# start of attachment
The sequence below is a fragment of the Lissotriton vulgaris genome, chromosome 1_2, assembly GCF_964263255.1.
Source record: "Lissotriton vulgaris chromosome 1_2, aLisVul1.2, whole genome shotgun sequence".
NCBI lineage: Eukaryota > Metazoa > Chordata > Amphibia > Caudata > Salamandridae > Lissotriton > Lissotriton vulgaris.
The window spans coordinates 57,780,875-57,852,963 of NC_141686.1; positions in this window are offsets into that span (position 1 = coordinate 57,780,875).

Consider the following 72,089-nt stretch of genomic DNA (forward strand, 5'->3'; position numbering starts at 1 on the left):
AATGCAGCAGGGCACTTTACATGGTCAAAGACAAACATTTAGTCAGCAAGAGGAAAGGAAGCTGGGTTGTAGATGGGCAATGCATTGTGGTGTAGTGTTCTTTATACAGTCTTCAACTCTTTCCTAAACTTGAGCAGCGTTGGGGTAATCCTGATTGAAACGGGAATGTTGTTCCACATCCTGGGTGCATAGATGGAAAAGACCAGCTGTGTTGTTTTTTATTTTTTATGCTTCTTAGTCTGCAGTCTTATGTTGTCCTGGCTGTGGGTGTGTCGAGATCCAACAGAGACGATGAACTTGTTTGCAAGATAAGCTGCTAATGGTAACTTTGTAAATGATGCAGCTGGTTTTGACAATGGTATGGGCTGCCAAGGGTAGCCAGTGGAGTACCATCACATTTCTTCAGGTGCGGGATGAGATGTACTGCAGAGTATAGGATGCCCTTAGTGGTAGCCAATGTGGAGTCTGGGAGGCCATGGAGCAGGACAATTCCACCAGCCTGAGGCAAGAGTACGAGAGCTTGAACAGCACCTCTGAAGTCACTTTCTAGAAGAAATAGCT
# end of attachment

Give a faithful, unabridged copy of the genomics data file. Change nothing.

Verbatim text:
The sequence below is a fragment of the Lissotriton vulgaris genome, chromosome 1_2, assembly GCF_964263255.1.
Source record: "Lissotriton vulgaris chromosome 1_2, aLisVul1.2, whole genome shotgun sequence".
NCBI lineage: Eukaryota > Metazoa > Chordata > Amphibia > Caudata > Salamandridae > Lissotriton > Lissotriton vulgaris.
The window spans coordinates 57,780,875-57,852,963 of NC_141686.1; positions in this window are offsets into that span (position 1 = coordinate 57,780,875).

Consider the following 72,089-nt stretch of genomic DNA (forward strand, 5'->3'; position numbering starts at 1 on the left):
AATGCAGCAGGGCACTTTACATGGTCAAAGACAAACATTTAGTCAGCAAGAGGAAAGGAAGCTGGGTTGTAGATGGGCAATGCATTGTGGTGTAGTGTTCTTTATACAGTCTTCAACTCTTTCCTAAACTTGAGCAGCGTTGGGGTAATCCTGATTGAAACGGGAATGTTGTTCCACATCCTGGGTGCATAGATGGAAAAGACCAGCTGTGTTGTTTTTTATTTTTTATGCTTCTTAGTCTGCAGTCTTATGTTGTCCTGGCTGTGGGTGTGTCGAGATCCAACAGAGACGATGAACTTGTTTGCAAGATAAGCTGCTAATGGTAACTTTGTAAATGATGCAGCTGGTTTTGACAATGGTATGGGCTGCCAAGGGTAGCCAGTGGAGTACCATCACATTTCTTCAGGTGCGGGATGAGATGTACTGCAGAGTATAGGATGCCCTTAGTGGTAGCCAATGTGGAGTCTGGGAGGCCATGGAGCAGGACAATTCCACCAGCCTGAGGCAAGAGTACGAGAGCTTGAACAGCACCTCTGAAGTCACTTTCTAGAAGAAATAGCT